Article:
Kurt Larrick, the assistant director of the county’s Department of Human Services, confirmed that residents are reporting these strange bites to the county. But county staff cannot say anything definitive yet about the phenomenon.
“We are tracking reports and consulting with internal and external subject matter experts,” he said. “However, there is no clear cut answer at this point.”
Birds are dying in large numbers across Arlington and much of the D.C. area, prompting an investigation.
Dead birds have become an eerily common sight along local roads and sidewalks, and a common discussion thread in local Nextdoor groups. The wave of bird deaths this month — which seemingly corresponded with the emergence of Brood X cicadas — has also caught the attention of local and state authorities.
“Beginning on Tuesday, May 18… Animal Control began receiving an increase in the number of calls regarding sick/injured juvenile birds, specifically Grackles and Blue Jays,” wrote Animal Welfare League of Arlington Animal Control Chief Jennifer Toussaint. “Eye issues were reported in what otherwise looked like healthy juvenile birds, causing blindness and the birds to land and stay on the ground. Animal Control is now seeing additional species of birds affected. Other agencies and localities across the region and state are reporting similar issues at this time.”
Arlington County Natural Resources Manager Alonso Abugattas tells ARLnow that the issue “is widespread” across the region and is a hot topic of conversation among local naturalists.
“We have received numerous [reports]… from numerous places outside the county as well,” he said, adding that he is in contact with the state biologist about the matter.
“He is investigating and will examine the birds,” said Abugattas.
In addition to Arlington, an increase in dead birds has been reported in Fairfax County, Bethesda, and parts of D.C., according to Nextdoor posts viewed by ARLnow. One post, from a wildlife veterinarian, suggests that a bacterial disease may be behind the phenomenon — but the information is very preliminary.
“The resolution of [a bird’s symptoms] after administration of an antibiotic suggests that this is a bacterial infection, not a virus,” the veterinarian wrote. “Hopefully we will have more definitive answers from the lab in a couple of weeks.”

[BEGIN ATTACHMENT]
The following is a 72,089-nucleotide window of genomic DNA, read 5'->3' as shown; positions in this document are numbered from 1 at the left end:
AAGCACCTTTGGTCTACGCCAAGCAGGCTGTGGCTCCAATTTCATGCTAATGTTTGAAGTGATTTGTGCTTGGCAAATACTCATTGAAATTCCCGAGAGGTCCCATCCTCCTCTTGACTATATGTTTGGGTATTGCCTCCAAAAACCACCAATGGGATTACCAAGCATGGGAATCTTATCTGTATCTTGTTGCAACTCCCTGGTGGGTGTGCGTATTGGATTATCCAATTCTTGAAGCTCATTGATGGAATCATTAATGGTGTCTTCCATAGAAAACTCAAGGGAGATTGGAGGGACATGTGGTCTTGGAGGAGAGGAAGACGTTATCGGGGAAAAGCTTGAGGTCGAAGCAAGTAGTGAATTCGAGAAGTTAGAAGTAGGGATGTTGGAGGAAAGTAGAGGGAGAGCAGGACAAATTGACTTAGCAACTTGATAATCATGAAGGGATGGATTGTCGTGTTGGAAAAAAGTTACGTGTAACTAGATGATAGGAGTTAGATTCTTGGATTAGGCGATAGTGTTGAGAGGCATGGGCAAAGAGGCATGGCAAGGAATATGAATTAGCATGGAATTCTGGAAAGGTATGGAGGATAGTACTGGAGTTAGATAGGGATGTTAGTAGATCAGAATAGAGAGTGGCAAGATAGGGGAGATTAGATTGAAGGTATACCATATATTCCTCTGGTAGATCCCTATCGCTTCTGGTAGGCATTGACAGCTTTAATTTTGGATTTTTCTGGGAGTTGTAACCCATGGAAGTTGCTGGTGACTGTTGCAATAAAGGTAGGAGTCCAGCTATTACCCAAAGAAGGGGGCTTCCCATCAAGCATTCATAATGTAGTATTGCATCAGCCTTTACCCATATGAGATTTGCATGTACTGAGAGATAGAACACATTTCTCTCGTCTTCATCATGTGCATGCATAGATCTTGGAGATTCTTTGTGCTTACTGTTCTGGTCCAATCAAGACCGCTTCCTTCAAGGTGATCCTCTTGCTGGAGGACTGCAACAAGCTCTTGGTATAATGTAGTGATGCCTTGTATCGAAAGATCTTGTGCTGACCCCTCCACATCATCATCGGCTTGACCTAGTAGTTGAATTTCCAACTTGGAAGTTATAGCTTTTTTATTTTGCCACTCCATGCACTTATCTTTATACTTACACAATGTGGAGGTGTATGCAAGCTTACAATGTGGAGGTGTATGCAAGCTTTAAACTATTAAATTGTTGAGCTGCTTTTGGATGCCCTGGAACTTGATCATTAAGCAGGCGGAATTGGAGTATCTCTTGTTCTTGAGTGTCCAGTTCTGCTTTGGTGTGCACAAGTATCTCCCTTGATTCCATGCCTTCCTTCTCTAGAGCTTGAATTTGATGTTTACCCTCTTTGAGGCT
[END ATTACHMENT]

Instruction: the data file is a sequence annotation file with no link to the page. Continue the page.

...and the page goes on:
AWLA says it is in contact with the Virginia Department of Wildlife Resources, which is performing tests on a selection of deceased birds.
“We await any results that may shed more light on the current situation,” the organization said. “At this time we are asking members of the public to dispose of these birds promptly when found on their property.”
The league provided the following safety tips for residents who dispose of dead birds.
- “Wear hand covering (such as gloves) and avoid any direct contact with the birds”
- “Consider picking up the birds using the same method you would for pet waste. Invert a bag over your hand, pick up the bird, and then pull the bag over the bird, tying with a knot at the top before disposal.”
- “Dispose of in waste receptacle outside of the home… use diligent hand washing following”
Another tip: don’t use insecticide on cicadas, which can poison whatever creature later eats them.
⚠️ DON'T use insecticide on cicadas! ⚠️ Remember that many animals, including birds, bats, dogs, and cats, eat cicadas and can get very sick if they ingest insecticide. Help us keep local animals safe and well – the cicadas won't be here for that long, anyway! pic.twitter.com/c2LHN1tDc2
— AWLArlington, VA (@AWLAArlington) May 25, 2021
ALWA is also encouraging residents to report dead birds via an online form, and to report dead and injured birds on public property via phone.
“If a resident finds an injured bird or deceased birds on public playgrounds, parks, and fields please promptly call Arlington County Animal Control promptly at 703-931-9241,” the organization said. “We appreciate your patience and understanding as we work with State Agencies to better understand and address this issue.”